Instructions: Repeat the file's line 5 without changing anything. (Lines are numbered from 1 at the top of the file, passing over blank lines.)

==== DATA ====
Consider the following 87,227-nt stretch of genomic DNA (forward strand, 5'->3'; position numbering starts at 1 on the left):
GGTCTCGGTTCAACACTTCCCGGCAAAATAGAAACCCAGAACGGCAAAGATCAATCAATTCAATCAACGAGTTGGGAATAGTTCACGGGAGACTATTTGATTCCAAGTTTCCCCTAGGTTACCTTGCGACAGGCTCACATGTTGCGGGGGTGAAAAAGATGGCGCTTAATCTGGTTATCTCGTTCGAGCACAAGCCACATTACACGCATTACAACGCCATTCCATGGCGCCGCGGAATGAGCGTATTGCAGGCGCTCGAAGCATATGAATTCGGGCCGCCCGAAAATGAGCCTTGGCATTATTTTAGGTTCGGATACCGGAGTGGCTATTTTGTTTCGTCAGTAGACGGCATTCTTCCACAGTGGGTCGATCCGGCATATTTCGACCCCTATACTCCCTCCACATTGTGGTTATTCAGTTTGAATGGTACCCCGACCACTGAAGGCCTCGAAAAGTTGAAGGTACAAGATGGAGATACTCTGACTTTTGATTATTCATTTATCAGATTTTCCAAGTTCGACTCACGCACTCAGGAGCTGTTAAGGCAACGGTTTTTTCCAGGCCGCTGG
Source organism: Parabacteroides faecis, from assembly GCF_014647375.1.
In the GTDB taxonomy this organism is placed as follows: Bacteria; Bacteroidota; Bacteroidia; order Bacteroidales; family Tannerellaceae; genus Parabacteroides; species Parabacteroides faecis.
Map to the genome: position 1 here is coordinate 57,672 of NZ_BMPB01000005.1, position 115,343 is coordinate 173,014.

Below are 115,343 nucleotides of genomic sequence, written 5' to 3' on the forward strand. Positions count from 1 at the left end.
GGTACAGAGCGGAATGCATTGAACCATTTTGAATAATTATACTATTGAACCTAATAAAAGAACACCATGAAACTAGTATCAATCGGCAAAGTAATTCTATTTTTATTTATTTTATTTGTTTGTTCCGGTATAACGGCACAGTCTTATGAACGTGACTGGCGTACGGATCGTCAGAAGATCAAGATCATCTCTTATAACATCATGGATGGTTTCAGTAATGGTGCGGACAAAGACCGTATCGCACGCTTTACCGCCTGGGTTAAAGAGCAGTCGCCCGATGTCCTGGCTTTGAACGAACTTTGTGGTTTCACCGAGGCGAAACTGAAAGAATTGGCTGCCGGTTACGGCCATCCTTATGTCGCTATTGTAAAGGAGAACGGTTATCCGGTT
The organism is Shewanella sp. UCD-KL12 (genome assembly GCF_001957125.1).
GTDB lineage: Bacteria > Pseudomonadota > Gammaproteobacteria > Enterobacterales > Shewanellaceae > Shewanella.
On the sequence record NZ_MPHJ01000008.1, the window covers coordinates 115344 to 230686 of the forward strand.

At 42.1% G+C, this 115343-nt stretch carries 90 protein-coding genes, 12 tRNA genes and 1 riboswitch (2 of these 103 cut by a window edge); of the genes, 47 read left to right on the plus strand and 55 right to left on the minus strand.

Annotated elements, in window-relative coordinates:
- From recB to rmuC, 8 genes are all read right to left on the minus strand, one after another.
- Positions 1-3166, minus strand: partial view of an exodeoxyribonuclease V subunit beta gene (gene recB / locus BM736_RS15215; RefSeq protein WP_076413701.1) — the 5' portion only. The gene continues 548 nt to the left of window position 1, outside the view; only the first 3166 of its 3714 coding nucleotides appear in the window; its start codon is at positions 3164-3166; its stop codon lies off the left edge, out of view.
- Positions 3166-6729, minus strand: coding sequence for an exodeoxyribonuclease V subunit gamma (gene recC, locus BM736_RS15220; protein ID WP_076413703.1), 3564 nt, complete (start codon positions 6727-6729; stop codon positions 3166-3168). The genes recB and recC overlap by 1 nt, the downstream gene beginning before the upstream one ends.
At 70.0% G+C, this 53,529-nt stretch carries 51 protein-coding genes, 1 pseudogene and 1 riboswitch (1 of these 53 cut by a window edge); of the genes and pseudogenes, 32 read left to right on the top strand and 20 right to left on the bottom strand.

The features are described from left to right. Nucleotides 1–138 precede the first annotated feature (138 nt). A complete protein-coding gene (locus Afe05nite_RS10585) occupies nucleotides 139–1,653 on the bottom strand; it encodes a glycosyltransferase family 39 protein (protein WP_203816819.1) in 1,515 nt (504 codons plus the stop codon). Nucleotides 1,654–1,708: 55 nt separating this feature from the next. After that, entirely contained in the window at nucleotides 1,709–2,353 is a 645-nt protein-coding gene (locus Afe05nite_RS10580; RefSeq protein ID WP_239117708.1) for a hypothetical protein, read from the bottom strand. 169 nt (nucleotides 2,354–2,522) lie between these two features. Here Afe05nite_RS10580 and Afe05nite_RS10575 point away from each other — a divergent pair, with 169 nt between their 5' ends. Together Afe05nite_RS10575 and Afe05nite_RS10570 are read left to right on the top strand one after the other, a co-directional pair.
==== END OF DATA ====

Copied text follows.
Map to the genome: position 1 here is coordinate 57,672 of NZ_BMPB01000005.1, position 115,343 is coordinate 173,014.